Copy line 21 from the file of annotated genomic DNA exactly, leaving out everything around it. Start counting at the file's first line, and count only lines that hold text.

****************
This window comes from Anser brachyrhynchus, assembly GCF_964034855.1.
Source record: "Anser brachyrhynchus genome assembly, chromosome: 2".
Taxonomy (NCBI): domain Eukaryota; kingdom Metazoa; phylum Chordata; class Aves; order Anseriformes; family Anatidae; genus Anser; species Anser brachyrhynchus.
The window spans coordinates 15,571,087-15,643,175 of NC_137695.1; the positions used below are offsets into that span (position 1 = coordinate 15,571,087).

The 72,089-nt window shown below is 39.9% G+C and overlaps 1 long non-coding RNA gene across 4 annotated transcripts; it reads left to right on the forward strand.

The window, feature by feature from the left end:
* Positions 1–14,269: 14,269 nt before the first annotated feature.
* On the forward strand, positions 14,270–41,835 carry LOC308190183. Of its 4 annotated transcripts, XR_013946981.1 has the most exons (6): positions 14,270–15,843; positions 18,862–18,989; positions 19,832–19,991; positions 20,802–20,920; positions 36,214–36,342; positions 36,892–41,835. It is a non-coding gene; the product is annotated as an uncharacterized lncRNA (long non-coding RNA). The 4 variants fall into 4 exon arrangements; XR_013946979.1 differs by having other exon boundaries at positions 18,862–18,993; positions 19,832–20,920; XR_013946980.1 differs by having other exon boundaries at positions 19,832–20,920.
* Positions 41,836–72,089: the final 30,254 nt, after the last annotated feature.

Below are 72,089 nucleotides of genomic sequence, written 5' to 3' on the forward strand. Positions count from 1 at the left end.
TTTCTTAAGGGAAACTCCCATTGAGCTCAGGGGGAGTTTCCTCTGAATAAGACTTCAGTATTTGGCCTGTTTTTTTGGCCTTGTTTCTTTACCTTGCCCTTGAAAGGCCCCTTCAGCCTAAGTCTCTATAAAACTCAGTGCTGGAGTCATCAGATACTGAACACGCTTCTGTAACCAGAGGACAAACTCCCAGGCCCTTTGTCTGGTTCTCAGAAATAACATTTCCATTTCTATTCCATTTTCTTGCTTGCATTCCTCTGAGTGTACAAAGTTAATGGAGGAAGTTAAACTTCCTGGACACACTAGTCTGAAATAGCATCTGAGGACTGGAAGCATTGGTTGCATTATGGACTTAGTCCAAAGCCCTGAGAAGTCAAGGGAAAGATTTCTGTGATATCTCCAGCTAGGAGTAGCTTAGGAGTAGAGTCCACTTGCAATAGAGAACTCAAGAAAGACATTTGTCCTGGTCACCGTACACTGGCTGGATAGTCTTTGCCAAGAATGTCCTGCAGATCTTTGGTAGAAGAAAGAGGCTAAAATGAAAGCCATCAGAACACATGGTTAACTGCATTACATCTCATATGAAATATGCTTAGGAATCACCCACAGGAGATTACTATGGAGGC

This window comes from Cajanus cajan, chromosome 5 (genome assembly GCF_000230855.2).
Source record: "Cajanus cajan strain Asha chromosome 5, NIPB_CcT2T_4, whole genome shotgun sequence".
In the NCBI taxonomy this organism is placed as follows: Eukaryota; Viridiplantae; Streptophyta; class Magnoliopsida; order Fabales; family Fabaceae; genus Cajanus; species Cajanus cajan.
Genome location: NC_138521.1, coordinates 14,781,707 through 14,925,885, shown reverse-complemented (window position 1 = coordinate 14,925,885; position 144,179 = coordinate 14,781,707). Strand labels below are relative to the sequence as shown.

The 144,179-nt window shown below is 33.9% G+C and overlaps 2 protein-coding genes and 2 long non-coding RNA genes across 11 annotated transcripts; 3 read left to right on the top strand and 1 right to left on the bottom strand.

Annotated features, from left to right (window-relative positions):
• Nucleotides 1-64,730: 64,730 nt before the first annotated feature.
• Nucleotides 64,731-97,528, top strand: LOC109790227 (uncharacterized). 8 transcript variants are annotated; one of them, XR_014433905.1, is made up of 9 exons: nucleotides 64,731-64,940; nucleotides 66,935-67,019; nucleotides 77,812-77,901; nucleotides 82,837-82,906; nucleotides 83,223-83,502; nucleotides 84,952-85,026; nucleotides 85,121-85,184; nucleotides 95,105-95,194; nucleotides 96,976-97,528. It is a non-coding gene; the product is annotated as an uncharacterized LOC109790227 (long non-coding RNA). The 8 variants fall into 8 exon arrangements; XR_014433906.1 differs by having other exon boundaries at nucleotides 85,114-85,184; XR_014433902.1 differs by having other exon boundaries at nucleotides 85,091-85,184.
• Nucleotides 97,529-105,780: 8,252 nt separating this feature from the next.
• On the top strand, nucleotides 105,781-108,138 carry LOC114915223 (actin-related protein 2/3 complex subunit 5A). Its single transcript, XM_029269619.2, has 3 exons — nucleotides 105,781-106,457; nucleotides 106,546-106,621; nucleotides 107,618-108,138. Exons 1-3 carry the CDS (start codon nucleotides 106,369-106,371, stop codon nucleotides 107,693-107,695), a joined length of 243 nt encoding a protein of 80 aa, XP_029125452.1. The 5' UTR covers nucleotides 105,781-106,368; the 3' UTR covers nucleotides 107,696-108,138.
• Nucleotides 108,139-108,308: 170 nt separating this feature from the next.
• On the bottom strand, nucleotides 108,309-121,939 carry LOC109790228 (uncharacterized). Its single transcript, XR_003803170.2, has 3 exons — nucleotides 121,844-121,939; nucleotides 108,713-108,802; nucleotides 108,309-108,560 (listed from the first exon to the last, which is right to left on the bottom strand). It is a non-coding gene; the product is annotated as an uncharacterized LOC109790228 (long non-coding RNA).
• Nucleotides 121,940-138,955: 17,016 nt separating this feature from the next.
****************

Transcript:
• On the top strand, nucleotides 105,781-108,138 carry LOC114915223 (actin-related protein 2/3 complex subunit 5A). Its single transcript, XM_029269619.2, has 3 exons — nucleotides 105,781-106,457; nucleotides 106,546-106,621; nucleotides 107,618-108,138. Exons 1-3 carry the CDS (start codon nucleotides 106,369-106,371, stop codon nucleotides 107,693-107,695), a joined length of 243 nt encoding a protein of 80 aa, XP_029125452.1. The 5' UTR covers nucleotides 105,781-106,368; the 3' UTR covers nucleotides 107,696-108,138.